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Contest Day Logistical Preparations

Module by: Gordon Lamb. E-mail the author

Summary: This module represents the final logistical, non-musical preparations necessary when numbers of students are competing in a musical contest on the same day(s). It is important to provide written schedules showing warm-up times, performance times, and warm-up and performance venues. Attention to these details provides the students a better chance of success.

FINAL PREPARATIONS

While the director is working feverishly with several groups and soloists, he must also organize many nonmusical aspects of the contest procedure. Among these is a time schedule of the contest day activities for each student. This is particularly important for a solo-small ensemble contest. This schedule should include:

1. Time of appearance.

2. Place of appearance.

3. Where and when to meet you for warm-up.

4. Their behavior during the contest day—(A) caution them not to tire themselves by unnecessary walking, and (B) not to do anything that will jeopardize the performance of their group in any way.

5. What time they leave and how they will travel.

6. What to wear (keep in mind comfort during a long day).

Prior to the day of the contest you should meet with your accompanists and go over the complete contest schedule. Help them arrange all of the music they will need for the day, and clip a note on each selection designating the group or solo, performance time, and place. The accompanists should be responsible for their own music during the day of the contest.

The director should be responsible for the judge's copy of music for each entry. Clip the same type of note to each selection and place the selections in order of appearance. A large clipboard or folder is useful to keep this music together.

Instruct each group or soloist to meet with you a prescribed number of minutes before they appear on the contest program. Each entry needs an adequate warm-up period. The amount of time necessary for each may vary. Groups or soloists appearing early in the day, 8:00 or 9:00 a.m. will need to meet with you at least one-half hour before they sing. Those appearing later in the day will not require as much vocal warm-up. These groups will probably need to be settled down. Being involved in three or four groups at various centers tends to get the students excited and puts them on edge. They will not perform well in this state of mind. Your warm-up time will be spent putting them in the correct attitude toward their performance. Twenty minutes prior to their scheduled performance is usually enough time with these groups.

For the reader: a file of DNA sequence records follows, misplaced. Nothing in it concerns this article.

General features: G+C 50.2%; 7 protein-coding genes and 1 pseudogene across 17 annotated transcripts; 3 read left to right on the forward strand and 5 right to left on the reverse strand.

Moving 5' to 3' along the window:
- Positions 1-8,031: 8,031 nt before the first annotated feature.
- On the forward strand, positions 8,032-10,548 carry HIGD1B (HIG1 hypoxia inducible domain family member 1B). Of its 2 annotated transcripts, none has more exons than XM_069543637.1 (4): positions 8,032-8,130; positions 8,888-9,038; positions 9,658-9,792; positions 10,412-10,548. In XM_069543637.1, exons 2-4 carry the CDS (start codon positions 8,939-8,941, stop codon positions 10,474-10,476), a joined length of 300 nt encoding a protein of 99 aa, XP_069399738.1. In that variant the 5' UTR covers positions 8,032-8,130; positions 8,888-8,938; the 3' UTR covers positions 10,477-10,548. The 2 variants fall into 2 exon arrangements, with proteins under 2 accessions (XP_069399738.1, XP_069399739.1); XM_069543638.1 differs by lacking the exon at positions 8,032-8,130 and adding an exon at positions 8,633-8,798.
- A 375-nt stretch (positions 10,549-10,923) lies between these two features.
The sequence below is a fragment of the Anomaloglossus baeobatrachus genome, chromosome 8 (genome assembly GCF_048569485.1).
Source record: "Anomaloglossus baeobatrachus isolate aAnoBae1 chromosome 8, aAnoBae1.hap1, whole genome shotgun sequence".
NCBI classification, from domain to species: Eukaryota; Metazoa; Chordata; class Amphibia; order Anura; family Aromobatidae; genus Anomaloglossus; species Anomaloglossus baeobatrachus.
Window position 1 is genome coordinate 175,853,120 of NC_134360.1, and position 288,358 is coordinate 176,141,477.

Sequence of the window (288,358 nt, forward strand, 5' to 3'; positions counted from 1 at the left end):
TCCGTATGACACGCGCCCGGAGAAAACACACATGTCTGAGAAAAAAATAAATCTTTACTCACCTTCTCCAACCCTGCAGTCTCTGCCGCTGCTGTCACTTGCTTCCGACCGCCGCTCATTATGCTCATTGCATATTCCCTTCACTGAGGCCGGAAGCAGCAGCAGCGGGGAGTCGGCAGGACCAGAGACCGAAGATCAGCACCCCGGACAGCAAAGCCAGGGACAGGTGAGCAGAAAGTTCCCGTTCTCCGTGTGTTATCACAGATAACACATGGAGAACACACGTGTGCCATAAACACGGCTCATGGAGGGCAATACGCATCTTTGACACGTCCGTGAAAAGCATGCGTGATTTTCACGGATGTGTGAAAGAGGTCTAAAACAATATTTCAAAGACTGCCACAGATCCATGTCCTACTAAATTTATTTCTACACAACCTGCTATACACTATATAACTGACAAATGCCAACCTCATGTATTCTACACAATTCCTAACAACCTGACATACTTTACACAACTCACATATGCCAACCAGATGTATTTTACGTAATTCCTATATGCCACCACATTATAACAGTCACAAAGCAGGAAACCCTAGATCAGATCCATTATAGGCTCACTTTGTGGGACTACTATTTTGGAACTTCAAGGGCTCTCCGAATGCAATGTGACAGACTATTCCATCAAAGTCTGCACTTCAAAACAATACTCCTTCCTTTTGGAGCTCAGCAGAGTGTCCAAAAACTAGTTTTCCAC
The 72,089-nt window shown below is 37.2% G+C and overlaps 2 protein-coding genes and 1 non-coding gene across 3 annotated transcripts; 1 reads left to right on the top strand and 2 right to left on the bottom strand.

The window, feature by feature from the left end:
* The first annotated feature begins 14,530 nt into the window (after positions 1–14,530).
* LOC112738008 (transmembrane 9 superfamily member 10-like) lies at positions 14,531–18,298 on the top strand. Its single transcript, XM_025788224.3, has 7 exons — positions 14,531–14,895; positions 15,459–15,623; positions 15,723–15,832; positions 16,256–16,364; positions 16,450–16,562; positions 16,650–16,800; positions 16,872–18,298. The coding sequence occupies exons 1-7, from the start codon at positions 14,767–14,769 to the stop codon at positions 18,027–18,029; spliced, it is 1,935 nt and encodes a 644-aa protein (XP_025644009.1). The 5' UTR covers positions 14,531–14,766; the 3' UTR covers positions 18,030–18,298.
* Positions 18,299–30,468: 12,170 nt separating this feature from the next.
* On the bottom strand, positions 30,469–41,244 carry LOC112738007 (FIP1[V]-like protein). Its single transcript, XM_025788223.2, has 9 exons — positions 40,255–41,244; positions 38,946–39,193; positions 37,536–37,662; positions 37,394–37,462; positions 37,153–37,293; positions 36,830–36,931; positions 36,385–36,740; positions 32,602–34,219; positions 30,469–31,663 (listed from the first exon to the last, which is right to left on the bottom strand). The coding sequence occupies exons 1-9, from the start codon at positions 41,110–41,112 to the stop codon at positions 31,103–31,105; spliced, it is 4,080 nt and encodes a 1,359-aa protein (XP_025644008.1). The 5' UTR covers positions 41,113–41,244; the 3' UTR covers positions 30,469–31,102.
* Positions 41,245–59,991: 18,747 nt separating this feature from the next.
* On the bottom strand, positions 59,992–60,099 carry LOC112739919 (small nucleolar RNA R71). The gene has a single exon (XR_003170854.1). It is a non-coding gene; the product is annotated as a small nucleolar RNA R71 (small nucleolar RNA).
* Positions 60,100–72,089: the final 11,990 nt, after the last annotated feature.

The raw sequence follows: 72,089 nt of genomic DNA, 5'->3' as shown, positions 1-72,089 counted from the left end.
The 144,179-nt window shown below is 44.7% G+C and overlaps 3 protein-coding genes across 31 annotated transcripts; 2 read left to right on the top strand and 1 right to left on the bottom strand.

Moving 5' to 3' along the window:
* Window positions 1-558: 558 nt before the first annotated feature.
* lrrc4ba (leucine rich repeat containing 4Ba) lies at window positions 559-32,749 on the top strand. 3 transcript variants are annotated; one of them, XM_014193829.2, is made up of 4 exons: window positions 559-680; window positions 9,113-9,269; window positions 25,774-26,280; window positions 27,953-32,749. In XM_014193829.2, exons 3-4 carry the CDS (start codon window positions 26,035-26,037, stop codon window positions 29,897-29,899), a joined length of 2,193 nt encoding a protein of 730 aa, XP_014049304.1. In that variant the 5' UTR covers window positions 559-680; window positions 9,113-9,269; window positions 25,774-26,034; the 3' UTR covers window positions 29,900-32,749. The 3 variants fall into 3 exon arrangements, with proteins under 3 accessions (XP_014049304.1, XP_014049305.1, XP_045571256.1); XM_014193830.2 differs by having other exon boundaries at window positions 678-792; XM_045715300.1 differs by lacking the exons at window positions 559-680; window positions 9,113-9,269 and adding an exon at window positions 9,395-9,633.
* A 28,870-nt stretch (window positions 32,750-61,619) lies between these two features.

The director should meet with all groups and soloists prior to their performance time. Do not turn the students loose and expect them to determine for themselves when they are ready to perform. You have been trained to understand when a student is ready, both physically and psychologically, to sing. Consequently, only you should make that decision. Do not add to the pressure on a young student by making him responsible for decisions that he does not have the background to make.

If the schedule is tight and one or more students have some distance to travel between contest centers, try to make arrangements for a car to be available to take them to their next performing center. The student will be of little value to an ensemble (or to himself) if he is out of breath.

When the entire music department competes in a contest on the same day there will undoubtedly be some schedule conflicts. One student may be scheduled to perform in an instrumental group at or very close to the time he is to perform in a choral group. Again, the choral and instrumental directors should examine the schedule and resolve any conflicts prior to the contest day. Then both directors can instruct their students as to the corrected schedule.

Sometimes it will be necessary to have an ensemble or soloist appear out of order on the schedule. The rules of the contest generally prescribe the manner in which this may be done. In cases where there is a conflict between a solo and an ensemble, it is usually best to have the soloist appear out of order. This will be the least disruptive to your schedule and involve changing the least possible number of students. With the full schedule duplicated before the day of contest, including all comments regarding out of order appearances, the students will know in advance exactly when the performances will occur and how conflicts will be handled.

If an ensemble does not perform as well as expected, meet with them afterward to reassure them of your confidence in them, and that although they must accept responsibility for the performance there is no blame attached to the responsibility. Do not perform a lengthy postmortem but let them know it is OK and that there will be other, better performances.

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